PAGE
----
Salaam and Greetings of Peace:
G. Willow Wilson is honest to the bone, and I laughed and cried by turns at the vivid and poetic account of her life’s journey in The Butterfly Mosque.
From a student’s philosophic interest in Islam to a religious awakening in the hospital while suffering from what she calls adrenal distress, to Egypt, where she accepted a teaching position for a year, to meeting Omar, her adored and adoring soon-to-be Sufi husband and his extended family—all against the backdrop of the Middle Eastern way of life in Cairo, that overcrowded, overhot, overdusty great city of the Nile.
Willow’s descriptive and analytical powers are at once affectionate and insightful. The Middle Eastern way of life, with its emphasis on family and community interdependence instead of independence, its Islamic tradition of courtesy and hospitality, and its foundation of religion woven into every aspect of daily living, is something few in the secular West seem to appreciate.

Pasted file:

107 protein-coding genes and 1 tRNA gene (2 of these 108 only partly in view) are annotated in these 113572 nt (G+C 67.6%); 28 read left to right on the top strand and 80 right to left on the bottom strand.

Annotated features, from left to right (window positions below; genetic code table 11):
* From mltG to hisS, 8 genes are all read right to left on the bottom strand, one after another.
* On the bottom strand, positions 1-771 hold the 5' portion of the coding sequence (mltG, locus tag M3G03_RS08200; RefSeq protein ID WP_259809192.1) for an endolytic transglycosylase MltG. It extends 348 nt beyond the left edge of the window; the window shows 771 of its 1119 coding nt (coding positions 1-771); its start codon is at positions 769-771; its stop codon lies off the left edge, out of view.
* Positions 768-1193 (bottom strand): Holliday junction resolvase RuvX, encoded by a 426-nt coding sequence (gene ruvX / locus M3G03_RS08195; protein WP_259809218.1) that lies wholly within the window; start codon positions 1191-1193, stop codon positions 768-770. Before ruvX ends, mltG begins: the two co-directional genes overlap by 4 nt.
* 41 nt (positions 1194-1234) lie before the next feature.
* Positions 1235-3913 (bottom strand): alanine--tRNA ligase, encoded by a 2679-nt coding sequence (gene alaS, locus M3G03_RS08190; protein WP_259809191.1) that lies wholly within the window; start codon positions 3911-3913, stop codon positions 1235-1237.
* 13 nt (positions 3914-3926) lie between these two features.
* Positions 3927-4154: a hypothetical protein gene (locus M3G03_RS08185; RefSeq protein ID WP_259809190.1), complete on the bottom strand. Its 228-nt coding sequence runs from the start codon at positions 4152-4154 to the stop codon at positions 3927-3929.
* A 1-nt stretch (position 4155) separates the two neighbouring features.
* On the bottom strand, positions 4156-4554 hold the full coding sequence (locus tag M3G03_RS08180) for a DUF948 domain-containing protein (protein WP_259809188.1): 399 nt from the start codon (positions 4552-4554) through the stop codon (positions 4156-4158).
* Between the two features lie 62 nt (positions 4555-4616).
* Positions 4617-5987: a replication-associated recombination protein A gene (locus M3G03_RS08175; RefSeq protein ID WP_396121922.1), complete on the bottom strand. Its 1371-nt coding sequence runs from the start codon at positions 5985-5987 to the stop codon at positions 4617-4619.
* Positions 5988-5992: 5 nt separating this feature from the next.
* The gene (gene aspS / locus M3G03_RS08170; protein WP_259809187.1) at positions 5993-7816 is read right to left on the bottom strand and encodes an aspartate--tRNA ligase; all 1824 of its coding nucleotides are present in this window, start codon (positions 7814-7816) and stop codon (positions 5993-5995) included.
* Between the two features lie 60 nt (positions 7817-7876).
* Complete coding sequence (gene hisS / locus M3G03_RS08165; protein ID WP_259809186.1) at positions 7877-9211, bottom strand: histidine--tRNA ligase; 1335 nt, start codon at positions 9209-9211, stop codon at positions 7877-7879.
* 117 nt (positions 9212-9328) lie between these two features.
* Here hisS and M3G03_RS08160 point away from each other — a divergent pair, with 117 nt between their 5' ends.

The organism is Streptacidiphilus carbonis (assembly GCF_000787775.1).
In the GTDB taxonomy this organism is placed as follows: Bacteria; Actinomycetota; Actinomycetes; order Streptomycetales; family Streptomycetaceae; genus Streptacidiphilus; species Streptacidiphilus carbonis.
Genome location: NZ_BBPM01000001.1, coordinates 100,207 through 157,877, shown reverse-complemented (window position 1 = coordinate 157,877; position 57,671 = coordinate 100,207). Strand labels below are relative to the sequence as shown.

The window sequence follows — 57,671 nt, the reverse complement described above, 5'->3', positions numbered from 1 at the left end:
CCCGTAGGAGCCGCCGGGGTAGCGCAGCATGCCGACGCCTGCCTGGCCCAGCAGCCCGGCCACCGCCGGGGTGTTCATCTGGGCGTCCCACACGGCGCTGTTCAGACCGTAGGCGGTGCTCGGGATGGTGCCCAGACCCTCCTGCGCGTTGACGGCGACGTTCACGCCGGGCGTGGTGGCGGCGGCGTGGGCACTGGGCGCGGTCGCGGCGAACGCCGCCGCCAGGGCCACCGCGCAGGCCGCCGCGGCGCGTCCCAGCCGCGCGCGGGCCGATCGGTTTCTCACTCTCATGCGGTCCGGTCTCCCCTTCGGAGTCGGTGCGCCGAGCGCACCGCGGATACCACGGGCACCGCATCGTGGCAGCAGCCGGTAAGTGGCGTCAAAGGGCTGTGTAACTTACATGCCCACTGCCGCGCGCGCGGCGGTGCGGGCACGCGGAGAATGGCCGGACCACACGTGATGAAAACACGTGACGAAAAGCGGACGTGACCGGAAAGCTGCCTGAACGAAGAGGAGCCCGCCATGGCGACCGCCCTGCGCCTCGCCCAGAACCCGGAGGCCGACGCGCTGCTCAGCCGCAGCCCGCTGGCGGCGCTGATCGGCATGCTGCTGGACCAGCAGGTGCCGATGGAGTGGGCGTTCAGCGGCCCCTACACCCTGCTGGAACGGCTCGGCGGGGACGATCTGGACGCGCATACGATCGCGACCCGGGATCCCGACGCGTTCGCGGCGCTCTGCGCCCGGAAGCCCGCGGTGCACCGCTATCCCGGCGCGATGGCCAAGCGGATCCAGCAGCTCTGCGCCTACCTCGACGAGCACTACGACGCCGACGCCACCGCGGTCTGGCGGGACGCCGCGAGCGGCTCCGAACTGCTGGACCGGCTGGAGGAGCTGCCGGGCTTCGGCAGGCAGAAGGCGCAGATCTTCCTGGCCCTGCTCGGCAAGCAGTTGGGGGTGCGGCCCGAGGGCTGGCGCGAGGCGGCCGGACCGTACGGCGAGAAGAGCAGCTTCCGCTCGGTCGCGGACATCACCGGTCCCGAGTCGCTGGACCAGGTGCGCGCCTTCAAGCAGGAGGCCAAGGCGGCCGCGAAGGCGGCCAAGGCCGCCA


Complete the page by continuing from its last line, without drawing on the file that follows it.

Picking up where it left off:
Indeed, the Middle East division of the State Department as well as Western Think Tanks and Islamic Studies seminars would benefit greatly if The Butterfly Mosque were required reading.
Her candor is both refreshing and thoughtfully intelligent, and her bravery in forging a common ground, a space in which to live with her husband and within Islam the way her heart beckoned, is to glimpse what is left unsaid, but there between the lines—those that accept their calling and follow their heart are on the Divine path, no matter their religion.
If you have not yet read this wise and intimate memoir, buy a copy now, or order it online here, or check it out of your local library. Willow’s is a life worth knowing.